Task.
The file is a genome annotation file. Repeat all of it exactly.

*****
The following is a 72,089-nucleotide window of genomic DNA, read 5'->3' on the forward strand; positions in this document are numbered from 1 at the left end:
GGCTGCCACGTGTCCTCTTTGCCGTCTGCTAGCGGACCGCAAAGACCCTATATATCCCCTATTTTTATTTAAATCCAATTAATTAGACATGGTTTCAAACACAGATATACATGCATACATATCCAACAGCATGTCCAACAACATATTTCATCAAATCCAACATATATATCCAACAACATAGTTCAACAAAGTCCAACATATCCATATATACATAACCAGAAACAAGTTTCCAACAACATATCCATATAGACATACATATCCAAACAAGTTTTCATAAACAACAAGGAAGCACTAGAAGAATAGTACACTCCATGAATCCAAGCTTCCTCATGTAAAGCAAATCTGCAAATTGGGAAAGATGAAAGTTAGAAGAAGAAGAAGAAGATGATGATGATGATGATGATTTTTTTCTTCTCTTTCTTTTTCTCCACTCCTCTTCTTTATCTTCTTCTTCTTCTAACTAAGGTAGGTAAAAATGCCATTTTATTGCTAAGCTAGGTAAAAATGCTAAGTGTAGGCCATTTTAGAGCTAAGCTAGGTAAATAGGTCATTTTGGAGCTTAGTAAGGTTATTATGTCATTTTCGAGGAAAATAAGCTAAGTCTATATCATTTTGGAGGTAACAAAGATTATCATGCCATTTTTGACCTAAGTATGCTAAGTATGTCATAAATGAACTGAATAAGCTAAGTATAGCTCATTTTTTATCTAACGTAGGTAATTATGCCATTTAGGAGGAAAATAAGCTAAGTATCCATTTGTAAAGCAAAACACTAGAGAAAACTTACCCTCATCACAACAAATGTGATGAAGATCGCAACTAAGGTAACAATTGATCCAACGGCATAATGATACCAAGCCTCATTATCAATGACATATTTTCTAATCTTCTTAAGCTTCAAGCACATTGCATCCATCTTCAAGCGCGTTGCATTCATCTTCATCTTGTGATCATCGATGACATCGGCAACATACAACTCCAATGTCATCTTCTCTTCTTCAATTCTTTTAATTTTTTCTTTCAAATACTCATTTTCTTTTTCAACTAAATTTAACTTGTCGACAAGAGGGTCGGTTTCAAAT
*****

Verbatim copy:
The following is a 72,089-nucleotide window of genomic DNA, read 5'->3' on the forward strand; positions in this document are numbered from 1 at the left end:
GGCTGCCACGTGTCCTCTTTGCCGTCTGCTAGCGGACCGCAAAGACCCTATATATCCCCTATTTTTATTTAAATCCAATTAATTAGACATGGTTTCAAACACAGATATACATGCATACATATCCAACAGCATGTCCAACAACATATTTCATCAAATCCAACATATATATCCAACAACATAGTTCAACAAAGTCCAACATATCCATATATACATAACCAGAAACAAGTTTCCAACAACATATCCATATAGACATACATATCCAAACAAGTTTTCATAAACAACAAGGAAGCACTAGAAGAATAGTACACTCCATGAATCCAAGCTTCCTCATGTAAAGCAAATCTGCAAATTGGGAAAGATGAAAGTTAGAAGAAGAAGAAGAAGATGATGATGATGATGATGATTTTTTTCTTCTCTTTCTTTTTCTCCACTCCTCTTCTTTATCTTCTTCTTCTTCTAACTAAGGTAGGTAAAAATGCCATTTTATTGCTAAGCTAGGTAAAAATGCTAAGTGTAGGCCATTTTAGAGCTAAGCTAGGTAAATAGGTCATTTTGGAGCTTAGTAAGGTTATTATGTCATTTTCGAGGAAAATAAGCTAAGTCTATATCATTTTGGAGGTAACAAAGATTATCATGCCATTTTTGACCTAAGTATGCTAAGTATGTCATAAATGAACTGAATAAGCTAAGTATAGCTCATTTTTTATCTAACGTAGGTAATTATGCCATTTAGGAGGAAAATAAGCTAAGTATCCATTTGTAAAGCAAAACACTAGAGAAAACTTACCCTCATCACAACAAATGTGATGAAGATCGCAACTAAGGTAACAATTGATCCAACGGCATAATGATACCAAGCCTCATTATCAATGACATATTTTCTAATCTTCTTAAGCTTCAAGCACATTGCATCCATCTTCAAGCGCGTTGCATTCATCTTCATCTTGTGATCATCGATGACATCGGCAACATACAACTCCAATGTCATCTTCTCTTCTTCAATTCTTTTAATTTTTTCTTTCAAATACTCATTTTCTTTTTCAACTAAATTTAACTTGTCGACAAGAGGGTCGGTTTCAAAT